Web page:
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    The Future Of Food, With Fewer Pesticides: Thanks Surfactants
    By News Staff | June 8th 2014 03:30 AM | 5 comments | Print | E-mail | Track Comments
    Agricultural science has made magnificent strides in the last few decades. Where once was rampant concern about mass starvation and food riots, farmers in developed nations are now producing more food on more land than once thought possible.

    But the quest to use even fewer pesticides continues. Products need to protect plants against fungal and insect attack but the goal is to do that with fewer negative effects on the environment. Researchers are working to improve plant protection and one strategy is optimizing the interaction between the plant's barrier, plant protection products and adjuvants that are added to increase the effect of plant protection. 

    Recent research at Malmö University has focused on the interaction between the cuticle which is the outermost layer of the plant leaf, and plant protection products and surfactants, surface-acting agents that are added to increase the effect of the plant protection product. The barrier that protects the plant and prevents uptake of foreign elements is situated in the cuticle.

    "We have known for some time that surfactants, surface-acting agents, reinforce the effect of plant protection products. But we know very little about the underlying mechanisms that affect the plant leaf barrier and thus also uptake of the active substances," commented Anton Fagerström, a researcher at Malmö University. "The barrier is highly effective and protects the plant even though it is unbelievably thin. We have developed a new model to determine how the structure of the barrier changes when surfactants and water are added at various temperatures. This increases our understanding of how surfactants act."

    Fagerström has also studied cuticle uptake of plant protection products and which properties in a mixture that affect uptake. In the future, the results of this research could enable selection of the most effective surfactant for a particular plant protection product, and the most effective plant protection product for a particular plant, thus minimizing the amounts of plant protection products used in the agricultural industry.

    "The future demands sustainable agriculture that can feed the world's ever-increasing population. To succeed, the research must continue."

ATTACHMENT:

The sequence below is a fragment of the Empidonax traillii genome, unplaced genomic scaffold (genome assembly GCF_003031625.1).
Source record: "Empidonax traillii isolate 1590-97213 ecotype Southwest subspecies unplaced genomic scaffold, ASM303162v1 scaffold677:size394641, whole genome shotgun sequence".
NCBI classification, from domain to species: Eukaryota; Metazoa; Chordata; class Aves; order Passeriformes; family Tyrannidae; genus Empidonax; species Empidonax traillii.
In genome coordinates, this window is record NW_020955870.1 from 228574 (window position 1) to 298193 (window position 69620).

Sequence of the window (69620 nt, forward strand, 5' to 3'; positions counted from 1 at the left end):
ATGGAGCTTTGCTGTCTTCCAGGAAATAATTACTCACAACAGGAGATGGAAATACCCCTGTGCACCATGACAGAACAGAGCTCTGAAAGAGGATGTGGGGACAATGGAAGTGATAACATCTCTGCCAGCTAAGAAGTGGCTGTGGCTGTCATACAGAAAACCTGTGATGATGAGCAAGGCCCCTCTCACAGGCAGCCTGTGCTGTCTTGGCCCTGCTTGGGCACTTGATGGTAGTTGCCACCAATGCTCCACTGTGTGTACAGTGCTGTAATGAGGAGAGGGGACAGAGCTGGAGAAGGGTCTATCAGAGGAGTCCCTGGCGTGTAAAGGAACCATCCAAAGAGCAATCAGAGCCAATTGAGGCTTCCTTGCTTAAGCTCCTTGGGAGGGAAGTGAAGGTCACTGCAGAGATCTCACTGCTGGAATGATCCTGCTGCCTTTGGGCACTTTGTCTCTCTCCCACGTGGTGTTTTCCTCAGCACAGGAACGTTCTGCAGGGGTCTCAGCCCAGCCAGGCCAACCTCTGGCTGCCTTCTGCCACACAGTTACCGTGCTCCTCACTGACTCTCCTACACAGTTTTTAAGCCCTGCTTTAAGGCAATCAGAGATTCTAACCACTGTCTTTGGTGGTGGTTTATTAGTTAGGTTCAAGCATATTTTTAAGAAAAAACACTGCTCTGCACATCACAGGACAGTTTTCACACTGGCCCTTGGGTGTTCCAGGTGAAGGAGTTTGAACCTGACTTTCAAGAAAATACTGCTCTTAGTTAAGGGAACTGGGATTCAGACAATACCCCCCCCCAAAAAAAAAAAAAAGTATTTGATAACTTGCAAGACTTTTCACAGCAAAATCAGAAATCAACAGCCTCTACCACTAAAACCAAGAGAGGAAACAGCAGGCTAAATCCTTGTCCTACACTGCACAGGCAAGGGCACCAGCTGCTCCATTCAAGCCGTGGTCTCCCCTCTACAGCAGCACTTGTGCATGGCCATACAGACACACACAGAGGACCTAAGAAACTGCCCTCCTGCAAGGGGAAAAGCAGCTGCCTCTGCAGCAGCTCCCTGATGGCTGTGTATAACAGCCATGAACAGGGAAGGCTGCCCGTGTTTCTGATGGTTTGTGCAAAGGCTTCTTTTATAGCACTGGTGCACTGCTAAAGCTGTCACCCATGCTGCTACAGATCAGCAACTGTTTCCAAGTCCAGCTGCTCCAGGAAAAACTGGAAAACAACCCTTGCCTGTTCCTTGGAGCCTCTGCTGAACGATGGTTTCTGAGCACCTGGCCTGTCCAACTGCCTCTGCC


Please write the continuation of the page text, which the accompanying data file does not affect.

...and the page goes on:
Link: Effects of surfactant adjuvants on plant leaf cuticle barrier properties by Anton Fagerström

    Comments

    This is actually a really important article. Weed scientists have been talking about this for some time, and some of the revisions to enhance glyphosate function are at the surfactant level. All kinds of interesting cell-penetrating technologies in the pipeline that will allow us to use less and get better effects.

    Hank
    The 'dunk and count' anti-pesticide people sure understand surfactants. Without those and gavage dosing of critters, we would never get the crazy claims about hermaphrodite frogs and getting cancer after a month.
    rholley
    Hermaphrodite frogs?  Then what about this?


    Seriously, though, conflating this sort of thing with a particular transgender lady, as some silly journalist did in the Times recently, is of no help to the latter.  (According to me, that is — perhaps someone could present an alternative view.)

    The one pictured on the left is an Austrian known on stage as Conchita Wurst, who won the 2014 Eurovision song contest.

    The transgender lady had recently been criticized in the National Review.
    Robert H. Olley / Quondam Physics Department / University of Reading / England
    Hank
    Well, a hermaphrodite is physically both. It has been the suspect claim of one activist scientist against a pesticide. No one's ever been able to replicate the work or see the data. A guy who feels like a girl is a different thing. Gender is being redefined as a social construct whereas sex is still biological.
    rholley
    Hank,

    If you think that anyone is likely to put any credence to a loony tongue-in-cheek comment by myself, please feel free to delete the whole lot.

    However, for your interest, that chap topped the British vote because half of it was by jury.  The popular vote from Britain was for the Polish entry.  That’s European politics for you!

    Robert H. Olley / Quondam Physics Department / University of Reading / England